South America Flags
Flags of South America
Most of the South American flags share a large part of their early history. Most of the nations in South America began their vexillological tradition when they were part of a European colonial empire, most commonly that of Spain. The nations adopted new flags when they won their independence, and those nations that gained their independence at the same time often adopted similar flags, which makes it easy to tell the early history of the nations by looking at the flags of South America. A few South America flags include references to the native cultures that existed in the region prior to the colonial era, most notably that of Bolivia.
The Spanish Revolutions and South American Flags
The Spanish Empire dominated South America during the colonial period, but a wave of revolutions brought independence to the colonies during the 19th century. The revolutionary wave brought about the adoption of many new flags. Few of those flags remain in use, but most of the modern South American flags can trace their lineage back to a flag from the revolutionary period. Many of these flags are made up of three stripes due to the influence and imagery of the French revolution on their development. The most notable exception to that trend are the flags of Uruguay and Chile. Stars are often used to represent individual provinces or states within a nation, likely due to the influence of the flag of the United States of America. Those shared influences combined with the tendency of South American nations to influence each other ensured that many South America flags resemble each other in the modern era.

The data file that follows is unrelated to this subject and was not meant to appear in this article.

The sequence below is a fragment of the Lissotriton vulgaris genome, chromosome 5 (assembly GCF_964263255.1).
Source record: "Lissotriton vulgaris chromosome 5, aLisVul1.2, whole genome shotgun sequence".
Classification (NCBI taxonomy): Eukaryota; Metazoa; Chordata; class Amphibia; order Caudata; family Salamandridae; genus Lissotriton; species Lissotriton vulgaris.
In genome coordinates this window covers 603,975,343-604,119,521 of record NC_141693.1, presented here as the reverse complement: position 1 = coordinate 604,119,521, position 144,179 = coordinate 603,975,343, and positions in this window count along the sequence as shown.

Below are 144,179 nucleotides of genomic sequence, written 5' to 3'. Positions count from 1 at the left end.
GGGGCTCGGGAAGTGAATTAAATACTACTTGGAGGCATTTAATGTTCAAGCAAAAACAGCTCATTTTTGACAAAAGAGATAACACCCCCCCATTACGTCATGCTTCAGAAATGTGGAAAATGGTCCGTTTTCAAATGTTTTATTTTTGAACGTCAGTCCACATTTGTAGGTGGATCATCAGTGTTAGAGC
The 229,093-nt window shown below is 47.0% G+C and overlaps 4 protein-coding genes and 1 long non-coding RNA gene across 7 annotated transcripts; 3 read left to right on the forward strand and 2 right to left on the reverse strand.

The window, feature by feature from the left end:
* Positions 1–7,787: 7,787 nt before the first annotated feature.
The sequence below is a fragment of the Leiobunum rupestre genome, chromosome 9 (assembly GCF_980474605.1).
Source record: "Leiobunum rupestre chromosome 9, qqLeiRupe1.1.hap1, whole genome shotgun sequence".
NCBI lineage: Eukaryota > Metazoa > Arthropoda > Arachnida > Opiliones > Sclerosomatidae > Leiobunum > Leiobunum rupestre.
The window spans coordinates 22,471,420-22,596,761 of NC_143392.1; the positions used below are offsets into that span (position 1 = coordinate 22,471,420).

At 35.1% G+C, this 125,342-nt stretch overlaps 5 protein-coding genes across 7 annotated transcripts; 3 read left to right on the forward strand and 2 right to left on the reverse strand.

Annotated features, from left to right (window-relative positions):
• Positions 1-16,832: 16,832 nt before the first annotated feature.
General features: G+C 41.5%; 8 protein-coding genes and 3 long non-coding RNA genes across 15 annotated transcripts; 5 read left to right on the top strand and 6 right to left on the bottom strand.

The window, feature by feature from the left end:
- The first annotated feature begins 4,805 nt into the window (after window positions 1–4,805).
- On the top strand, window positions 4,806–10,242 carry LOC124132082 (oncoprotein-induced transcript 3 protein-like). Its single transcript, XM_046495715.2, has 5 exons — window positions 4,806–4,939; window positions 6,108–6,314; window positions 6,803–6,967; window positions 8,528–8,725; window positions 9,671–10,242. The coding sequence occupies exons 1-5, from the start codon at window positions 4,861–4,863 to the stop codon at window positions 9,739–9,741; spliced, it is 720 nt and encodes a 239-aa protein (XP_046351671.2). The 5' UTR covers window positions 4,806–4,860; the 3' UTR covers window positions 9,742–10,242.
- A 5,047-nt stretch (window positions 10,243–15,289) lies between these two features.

Outside the Spanish Empire
The Spanish Empire controlled most of South America until the 19th century, but it was not the only Empire that held territory on the continent. Several nations in South America can trace their history back to other empires, and their flags are some of the most distinctive in South America. Guyana, Suriname, and Brazil all have flags that break the triband pattern that is common to most other flags of South America, and all of them are descended from other European Empires.
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